This leaves us in a situation where we have better news from an inflation standpoint with a clear peak in February 2022 followed by (choppy) lower inflation from that point. The gap between CPI and PCE will continue to give us a bit of whiplash between what consumers are experiencing and where the Fed will feel comfortable enough to believe we are on a sustainable path long enough to cut rates.  

That leaves us in a state of stability. Many of the largest capital allocators are looking at their dry powder and are getting antsy to deploy, especially in commercial real estate. 

While we would never paint commercial real estate with a broad brush, the office sector, and a small segment of high vacancy buildings within the office sector, have served to drag down views of commercial real estate as a whole. Too many institutional investors pinned their hopes on always-in-favor assets in target markets, only to see those assets sour. This is no different than the fallout from the so-called “retail apocalypse” when investors found themselves with super-regional centers that were no longer all that super or regional

This leaves us in a place where there is a strong desire to deploy capital, especially when assets can be purchased without the high-interest financing available today. The squeeze? What owner wants to sell in this high-cap rate environment, especially if they have more time on their existing low-interest loans? Nearly none. If we continue to stay in the current stable economic state, we will continue to see very little deal flow.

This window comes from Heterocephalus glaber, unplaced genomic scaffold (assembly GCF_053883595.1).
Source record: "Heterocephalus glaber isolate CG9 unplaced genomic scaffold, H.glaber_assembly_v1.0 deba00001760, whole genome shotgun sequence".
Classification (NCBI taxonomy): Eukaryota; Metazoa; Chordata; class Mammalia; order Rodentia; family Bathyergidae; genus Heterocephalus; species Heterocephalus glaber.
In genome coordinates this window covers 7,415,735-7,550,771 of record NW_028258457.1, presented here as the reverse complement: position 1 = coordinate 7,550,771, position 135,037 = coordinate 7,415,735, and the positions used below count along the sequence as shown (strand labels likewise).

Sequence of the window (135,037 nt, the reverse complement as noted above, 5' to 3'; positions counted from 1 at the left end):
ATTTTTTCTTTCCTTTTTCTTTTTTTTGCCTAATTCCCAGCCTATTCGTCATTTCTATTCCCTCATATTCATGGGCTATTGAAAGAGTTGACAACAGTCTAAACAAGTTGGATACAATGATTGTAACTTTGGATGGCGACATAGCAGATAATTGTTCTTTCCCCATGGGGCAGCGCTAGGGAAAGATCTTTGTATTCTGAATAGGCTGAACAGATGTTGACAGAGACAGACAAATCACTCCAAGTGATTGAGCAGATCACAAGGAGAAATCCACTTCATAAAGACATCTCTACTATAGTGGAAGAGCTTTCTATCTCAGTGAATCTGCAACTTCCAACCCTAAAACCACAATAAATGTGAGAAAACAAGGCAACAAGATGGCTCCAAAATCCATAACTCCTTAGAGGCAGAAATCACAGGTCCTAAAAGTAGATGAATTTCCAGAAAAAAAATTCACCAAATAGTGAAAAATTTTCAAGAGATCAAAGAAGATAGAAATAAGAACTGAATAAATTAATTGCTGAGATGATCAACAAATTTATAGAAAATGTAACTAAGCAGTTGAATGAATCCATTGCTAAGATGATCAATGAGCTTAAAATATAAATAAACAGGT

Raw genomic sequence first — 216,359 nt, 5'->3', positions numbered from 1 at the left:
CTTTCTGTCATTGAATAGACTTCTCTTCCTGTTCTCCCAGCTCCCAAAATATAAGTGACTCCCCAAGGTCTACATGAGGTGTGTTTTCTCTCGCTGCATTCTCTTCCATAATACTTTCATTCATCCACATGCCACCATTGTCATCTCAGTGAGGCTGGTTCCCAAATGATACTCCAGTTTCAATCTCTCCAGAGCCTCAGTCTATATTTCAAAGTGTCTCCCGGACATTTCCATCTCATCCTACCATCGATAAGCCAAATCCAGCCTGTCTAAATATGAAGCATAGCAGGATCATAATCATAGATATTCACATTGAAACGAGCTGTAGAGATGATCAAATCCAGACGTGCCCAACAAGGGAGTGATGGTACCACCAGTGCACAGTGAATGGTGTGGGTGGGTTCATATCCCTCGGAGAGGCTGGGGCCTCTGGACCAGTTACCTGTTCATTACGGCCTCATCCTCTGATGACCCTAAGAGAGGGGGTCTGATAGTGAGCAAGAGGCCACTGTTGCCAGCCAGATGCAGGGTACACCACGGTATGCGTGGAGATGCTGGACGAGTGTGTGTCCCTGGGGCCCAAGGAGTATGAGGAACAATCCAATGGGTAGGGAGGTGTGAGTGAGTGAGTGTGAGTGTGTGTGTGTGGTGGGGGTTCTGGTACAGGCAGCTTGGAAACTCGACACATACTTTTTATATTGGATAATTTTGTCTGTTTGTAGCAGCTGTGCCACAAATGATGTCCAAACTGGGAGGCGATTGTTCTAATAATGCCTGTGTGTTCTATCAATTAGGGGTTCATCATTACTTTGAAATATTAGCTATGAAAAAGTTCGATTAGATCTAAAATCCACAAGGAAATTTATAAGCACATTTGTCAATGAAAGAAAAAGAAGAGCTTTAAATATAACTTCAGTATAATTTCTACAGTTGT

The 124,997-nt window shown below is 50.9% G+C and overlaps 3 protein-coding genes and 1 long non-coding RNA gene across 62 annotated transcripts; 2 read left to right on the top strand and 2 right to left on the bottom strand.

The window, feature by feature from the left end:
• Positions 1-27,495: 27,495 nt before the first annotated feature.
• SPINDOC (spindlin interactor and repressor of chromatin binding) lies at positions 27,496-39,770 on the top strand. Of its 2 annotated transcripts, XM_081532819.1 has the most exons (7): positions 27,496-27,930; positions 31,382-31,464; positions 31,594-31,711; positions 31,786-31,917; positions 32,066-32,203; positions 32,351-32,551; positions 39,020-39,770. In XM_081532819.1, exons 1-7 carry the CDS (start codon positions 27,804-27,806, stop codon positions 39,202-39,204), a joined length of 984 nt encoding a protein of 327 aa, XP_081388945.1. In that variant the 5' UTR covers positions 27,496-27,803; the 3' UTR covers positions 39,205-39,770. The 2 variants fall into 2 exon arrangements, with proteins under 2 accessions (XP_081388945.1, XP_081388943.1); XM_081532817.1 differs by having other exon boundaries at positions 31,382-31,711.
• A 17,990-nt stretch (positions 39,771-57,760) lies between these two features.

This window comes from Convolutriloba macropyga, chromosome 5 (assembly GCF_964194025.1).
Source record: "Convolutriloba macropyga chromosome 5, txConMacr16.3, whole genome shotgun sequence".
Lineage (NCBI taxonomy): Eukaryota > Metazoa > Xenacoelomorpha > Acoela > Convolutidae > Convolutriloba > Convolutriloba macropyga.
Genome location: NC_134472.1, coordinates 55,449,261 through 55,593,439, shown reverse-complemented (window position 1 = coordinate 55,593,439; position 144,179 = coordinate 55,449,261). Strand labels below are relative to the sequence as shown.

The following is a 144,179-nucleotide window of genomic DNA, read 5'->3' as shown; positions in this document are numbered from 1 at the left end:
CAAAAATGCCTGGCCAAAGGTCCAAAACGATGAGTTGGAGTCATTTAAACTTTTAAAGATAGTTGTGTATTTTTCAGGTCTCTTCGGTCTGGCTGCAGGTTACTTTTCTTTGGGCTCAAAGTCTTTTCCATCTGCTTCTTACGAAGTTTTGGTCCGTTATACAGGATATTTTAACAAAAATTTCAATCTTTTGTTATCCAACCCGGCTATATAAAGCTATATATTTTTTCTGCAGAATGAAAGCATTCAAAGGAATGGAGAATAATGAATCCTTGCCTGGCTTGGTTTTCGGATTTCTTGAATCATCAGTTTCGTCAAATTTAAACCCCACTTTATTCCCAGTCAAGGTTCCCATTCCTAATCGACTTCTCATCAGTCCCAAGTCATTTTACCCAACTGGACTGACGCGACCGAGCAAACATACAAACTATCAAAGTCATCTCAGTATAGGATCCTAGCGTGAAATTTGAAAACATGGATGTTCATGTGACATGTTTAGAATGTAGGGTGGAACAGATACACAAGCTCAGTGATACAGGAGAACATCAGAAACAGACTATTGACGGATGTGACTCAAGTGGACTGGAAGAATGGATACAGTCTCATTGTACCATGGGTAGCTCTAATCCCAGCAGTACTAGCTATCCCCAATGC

This will change when things either get better or worse. Worse would mean we continue our short-term soft landing, leading into an interest rate-induced recession, prompting the Fed to cut rates and kick-start (distressed?) transactions. 

Better is more difficult to quantify. It indicates that CPI is low enough, long enough to give the Fed confidence that it can lower interest rates without triggering a recession and overheating the economy, which could kick off another round of inflation, as the country experienced in 1980 [Note that the inflation cycle from peak to peak was just over six years, from November 1974 to January 1980; that is a very long time to wait to be wrong].  

Better or worse, this will take longer than we want and longer than I have patience for most days. Where many (most?) economists are looking at Fed rate cuts in June and the messaged three rate cuts in 2024, I will take the over. I believe we will be lucky to see a rate cut in the Fall and I wouldn’t be surprised to not have one in 2024 at all. 

I hope I’m wrong. 



Rachel Elias Wein

Rachel Elias Wein is CEO & Founder of WeinPlus. Focused on the impact of consumer change on commercial real estate, Rachel serves as the principal strategic advisor for industry-leading owners and operators of commercial real estate. Additionally, Rachel is an independent director for Alpine Income Property Trust (NYSE: PINE) a net-lease retail REIT.